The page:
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Wednesday, 31 August 2016

What is success?


(when bringing up our children.....)

The latest edition of TIME Magazine talks about nine families who "raised children who all went on to extraordinary success" - or so it says. So how do TIME define "extraordinary success"? Here goes; two examples:

  • The Wojcicki sisters - one is an epidemiologist, another the CEO of Youtube and the third the CEO of a genetics company.
  • The Simmon brothers - one a rapper and reality star, another a painter and philanthropist, another a co-founder and hip-hop mogul.

In other words, success = someone who is either clever, famous, powerful, wealthy or gifted. This is how the world evaluates success and this view so easily invades and shapes the mindset of Christians.

What's missing?

What is missing from this worldly definition of success is everything that a follower of Jesus regards as most important and precious. Character (and especially Christlike characteristics such as servanthood) is missing, and faith in Christ which leads to salvation and eternal hope is missing.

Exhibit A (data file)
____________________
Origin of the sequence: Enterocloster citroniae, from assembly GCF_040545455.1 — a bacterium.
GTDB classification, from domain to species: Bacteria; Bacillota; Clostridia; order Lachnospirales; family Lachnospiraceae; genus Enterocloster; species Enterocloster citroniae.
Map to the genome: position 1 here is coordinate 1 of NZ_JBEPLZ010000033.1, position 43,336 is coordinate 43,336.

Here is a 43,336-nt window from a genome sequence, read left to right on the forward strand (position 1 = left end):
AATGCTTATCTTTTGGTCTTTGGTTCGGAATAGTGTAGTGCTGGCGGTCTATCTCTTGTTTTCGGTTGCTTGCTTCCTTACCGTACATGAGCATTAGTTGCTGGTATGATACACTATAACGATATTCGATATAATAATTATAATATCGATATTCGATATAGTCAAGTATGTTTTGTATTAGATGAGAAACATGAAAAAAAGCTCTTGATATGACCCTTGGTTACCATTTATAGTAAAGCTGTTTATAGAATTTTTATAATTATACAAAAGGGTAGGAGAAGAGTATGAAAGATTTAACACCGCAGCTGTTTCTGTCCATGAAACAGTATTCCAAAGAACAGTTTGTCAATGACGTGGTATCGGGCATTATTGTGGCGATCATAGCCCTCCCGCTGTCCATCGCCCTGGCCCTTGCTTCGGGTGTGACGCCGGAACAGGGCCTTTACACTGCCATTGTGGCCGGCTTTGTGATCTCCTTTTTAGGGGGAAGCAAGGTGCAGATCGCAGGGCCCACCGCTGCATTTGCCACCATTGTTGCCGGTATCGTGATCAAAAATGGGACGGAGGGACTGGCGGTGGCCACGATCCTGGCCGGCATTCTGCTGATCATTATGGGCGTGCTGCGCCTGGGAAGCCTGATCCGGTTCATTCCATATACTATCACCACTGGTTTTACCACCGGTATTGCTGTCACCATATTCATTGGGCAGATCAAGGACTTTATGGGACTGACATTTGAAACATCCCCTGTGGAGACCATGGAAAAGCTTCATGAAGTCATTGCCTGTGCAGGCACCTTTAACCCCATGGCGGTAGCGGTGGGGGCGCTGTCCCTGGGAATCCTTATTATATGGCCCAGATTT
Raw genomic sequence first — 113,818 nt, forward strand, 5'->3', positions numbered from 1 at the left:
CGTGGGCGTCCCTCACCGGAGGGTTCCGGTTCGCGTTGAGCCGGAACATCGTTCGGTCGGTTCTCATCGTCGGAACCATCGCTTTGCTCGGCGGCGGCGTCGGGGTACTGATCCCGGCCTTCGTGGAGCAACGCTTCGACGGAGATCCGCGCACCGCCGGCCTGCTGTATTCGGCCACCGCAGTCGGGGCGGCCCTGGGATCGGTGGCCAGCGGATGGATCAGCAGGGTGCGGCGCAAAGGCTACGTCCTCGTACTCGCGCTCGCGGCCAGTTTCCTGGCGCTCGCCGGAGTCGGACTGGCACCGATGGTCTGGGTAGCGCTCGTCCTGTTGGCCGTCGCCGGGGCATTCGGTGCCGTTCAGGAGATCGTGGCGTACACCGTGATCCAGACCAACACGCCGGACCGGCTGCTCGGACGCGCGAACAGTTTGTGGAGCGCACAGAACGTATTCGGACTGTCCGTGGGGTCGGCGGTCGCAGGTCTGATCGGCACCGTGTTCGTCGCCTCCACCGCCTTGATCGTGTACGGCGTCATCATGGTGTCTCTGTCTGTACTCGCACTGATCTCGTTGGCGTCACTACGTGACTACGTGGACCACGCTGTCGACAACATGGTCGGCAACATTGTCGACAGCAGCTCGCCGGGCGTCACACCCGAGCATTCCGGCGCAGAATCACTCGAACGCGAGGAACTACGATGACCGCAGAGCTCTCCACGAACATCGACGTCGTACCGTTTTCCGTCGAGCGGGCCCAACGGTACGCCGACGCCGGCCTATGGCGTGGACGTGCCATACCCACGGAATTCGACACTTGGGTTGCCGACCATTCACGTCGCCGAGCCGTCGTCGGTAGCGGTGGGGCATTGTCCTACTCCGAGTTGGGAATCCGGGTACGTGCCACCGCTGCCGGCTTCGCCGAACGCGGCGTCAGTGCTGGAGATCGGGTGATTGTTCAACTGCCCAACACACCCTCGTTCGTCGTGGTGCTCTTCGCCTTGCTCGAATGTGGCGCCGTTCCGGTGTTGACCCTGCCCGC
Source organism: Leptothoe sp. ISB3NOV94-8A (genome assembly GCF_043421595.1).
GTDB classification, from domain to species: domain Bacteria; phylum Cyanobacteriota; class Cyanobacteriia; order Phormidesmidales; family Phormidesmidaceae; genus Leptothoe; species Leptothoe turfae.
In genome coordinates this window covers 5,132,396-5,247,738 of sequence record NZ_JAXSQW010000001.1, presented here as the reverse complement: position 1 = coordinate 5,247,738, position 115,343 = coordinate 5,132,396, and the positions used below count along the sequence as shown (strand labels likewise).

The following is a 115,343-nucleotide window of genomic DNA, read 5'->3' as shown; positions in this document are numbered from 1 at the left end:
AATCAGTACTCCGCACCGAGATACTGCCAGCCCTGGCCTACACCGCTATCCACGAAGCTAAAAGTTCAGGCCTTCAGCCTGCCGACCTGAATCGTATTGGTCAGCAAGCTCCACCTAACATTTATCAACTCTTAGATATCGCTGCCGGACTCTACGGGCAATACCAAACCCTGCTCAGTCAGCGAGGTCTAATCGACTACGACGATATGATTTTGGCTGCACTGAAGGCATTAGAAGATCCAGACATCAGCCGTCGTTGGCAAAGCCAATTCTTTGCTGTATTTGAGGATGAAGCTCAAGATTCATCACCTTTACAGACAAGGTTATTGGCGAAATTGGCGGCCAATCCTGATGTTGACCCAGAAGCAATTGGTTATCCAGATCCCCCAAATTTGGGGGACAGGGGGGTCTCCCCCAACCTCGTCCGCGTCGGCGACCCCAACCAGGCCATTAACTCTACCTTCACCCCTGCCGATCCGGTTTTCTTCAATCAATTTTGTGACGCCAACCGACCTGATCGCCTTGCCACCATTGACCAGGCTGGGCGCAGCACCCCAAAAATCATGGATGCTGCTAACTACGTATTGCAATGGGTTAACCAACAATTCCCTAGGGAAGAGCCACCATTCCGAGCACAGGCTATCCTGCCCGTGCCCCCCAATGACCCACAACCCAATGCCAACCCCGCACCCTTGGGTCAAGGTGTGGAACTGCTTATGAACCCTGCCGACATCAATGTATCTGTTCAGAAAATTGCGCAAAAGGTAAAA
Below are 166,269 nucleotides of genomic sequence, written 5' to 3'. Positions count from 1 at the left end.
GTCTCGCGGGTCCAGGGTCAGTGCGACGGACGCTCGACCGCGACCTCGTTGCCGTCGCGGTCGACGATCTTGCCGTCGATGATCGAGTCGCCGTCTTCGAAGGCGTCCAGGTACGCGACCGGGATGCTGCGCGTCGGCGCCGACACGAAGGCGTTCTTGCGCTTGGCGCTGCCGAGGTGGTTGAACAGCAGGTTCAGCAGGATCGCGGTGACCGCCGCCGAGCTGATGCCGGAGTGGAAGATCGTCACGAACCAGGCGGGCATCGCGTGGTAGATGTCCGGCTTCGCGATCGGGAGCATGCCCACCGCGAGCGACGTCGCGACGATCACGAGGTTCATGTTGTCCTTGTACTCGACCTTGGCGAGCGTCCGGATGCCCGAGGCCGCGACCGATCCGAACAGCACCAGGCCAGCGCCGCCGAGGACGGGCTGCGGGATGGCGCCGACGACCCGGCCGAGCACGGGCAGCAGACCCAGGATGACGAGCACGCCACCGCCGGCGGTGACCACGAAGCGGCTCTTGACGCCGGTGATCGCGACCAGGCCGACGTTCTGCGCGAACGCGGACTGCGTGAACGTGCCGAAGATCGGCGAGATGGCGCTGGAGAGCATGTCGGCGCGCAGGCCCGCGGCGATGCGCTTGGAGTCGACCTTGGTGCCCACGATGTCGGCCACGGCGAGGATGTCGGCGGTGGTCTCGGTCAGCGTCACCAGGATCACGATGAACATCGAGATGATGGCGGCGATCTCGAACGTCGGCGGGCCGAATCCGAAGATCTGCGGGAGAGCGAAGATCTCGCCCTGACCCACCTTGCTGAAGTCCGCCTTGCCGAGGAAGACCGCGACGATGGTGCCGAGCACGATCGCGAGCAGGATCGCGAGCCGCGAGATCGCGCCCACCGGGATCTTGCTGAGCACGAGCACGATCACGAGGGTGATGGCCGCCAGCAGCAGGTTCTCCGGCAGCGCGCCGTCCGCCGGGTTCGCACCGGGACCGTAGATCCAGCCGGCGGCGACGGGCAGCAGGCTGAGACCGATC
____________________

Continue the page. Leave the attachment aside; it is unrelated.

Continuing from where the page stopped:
What matters to a Christian parent, towering above all other matters, is that our children come to know the Lord Jesus Christ whom to know is eternal life. We then want our children to walk faithfully with God all their lives, using the gifts he has given them, all the while storing up treasure in heaven. If their calling is to sweep the streets or sweep into power, it makes no difference to us: we prefer a converted street sweeper as a son than a pagan president.

The qualities TIME regards as giving a child "extraordinary success" are actually rather unimportant, for all of them are passing and ephemeral.

Christmas letters

Over the last 30 years I have taken special note of the annual Christmas letters we recieve from Christians and sad it is to say, we Christians are just like the world. We boast about the earthly achievements of our children and hardly even mention spiritual qualities and characters.

Daily polutted by the values of the world we need a regular cleansing and renewing of our minds and attitudes and priorities, so that we can train our children in the things that really matter and guide their feet into true greatness.